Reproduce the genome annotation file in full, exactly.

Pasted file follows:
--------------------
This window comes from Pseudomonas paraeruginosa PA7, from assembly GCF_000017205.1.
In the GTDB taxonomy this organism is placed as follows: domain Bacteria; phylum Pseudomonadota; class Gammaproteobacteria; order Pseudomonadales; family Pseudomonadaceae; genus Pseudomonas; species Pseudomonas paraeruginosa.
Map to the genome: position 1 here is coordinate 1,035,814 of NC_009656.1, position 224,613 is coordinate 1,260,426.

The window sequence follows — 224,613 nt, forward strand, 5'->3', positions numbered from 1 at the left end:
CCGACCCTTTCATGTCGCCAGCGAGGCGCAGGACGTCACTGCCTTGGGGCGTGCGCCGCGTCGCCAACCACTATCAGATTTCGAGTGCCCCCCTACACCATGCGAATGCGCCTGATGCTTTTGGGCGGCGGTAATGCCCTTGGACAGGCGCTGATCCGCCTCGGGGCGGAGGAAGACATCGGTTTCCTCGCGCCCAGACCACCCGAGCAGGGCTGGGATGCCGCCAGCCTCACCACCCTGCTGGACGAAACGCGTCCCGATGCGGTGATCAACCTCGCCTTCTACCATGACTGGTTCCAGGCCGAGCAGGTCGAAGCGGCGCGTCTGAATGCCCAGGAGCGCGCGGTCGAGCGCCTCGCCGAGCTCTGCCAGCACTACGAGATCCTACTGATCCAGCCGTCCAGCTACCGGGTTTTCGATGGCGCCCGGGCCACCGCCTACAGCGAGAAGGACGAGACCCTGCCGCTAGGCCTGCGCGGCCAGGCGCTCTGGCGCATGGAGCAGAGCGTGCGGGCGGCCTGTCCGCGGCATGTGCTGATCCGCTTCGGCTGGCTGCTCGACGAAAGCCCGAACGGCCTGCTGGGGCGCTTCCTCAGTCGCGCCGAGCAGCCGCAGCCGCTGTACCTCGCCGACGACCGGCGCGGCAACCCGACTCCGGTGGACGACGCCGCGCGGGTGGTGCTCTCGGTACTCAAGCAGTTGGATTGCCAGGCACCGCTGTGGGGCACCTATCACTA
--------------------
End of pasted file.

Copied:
This window comes from Pseudomonas paraeruginosa PA7, from assembly GCF_000017205.1.
In the GTDB taxonomy this organism is placed as follows: domain Bacteria; phylum Pseudomonadota; class Gammaproteobacteria; order Pseudomonadales; family Pseudomonadaceae; genus Pseudomonas; species Pseudomonas paraeruginosa.
Map to the genome: position 1 here is coordinate 1,035,814 of NC_009656.1, position 224,613 is coordinate 1,260,426.

The window sequence follows — 224,613 nt, forward strand, 5'->3', positions numbered from 1 at the left end:
CCGACCCTTTCATGTCGCCAGCGAGGCGCAGGACGTCACTGCCTTGGGGCGTGCGCCGCGTCGCCAACCACTATCAGATTTCGAGTGCCCCCCTACACCATGCGAATGCGCCTGATGCTTTTGGGCGGCGGTAATGCCCTTGGACAGGCGCTGATCCGCCTCGGGGCGGAGGAAGACATCGGTTTCCTCGCGCCCAGACCACCCGAGCAGGGCTGGGATGCCGCCAGCCTCACCACCCTGCTGGACGAAACGCGTCCCGATGCGGTGATCAACCTCGCCTTCTACCATGACTGGTTCCAGGCCGAGCAGGTCGAAGCGGCGCGTCTGAATGCCCAGGAGCGCGCGGTCGAGCGCCTCGCCGAGCTCTGCCAGCACTACGAGATCCTACTGATCCAGCCGTCCAGCTACCGGGTTTTCGATGGCGCCCGGGCCACCGCCTACAGCGAGAAGGACGAGACCCTGCCGCTAGGCCTGCGCGGCCAGGCGCTCTGGCGCATGGAGCAGAGCGTGCGGGCGGCCTGTCCGCGGCATGTGCTGATCCGCTTCGGCTGGCTGCTCGACGAAAGCCCGAACGGCCTGCTGGGGCGCTTCCTCAGTCGCGCCGAGCAGCCGCAGCCGCTGTACCTCGCCGACGACCGGCGCGGCAACCCGACTCCGGTGGACGACGCCGCGCGGGTGGTGCTCTCGGTACTCAAGCAGTTGGATTGCCAGGCACCGCTGTGGGGCACCTATCACTA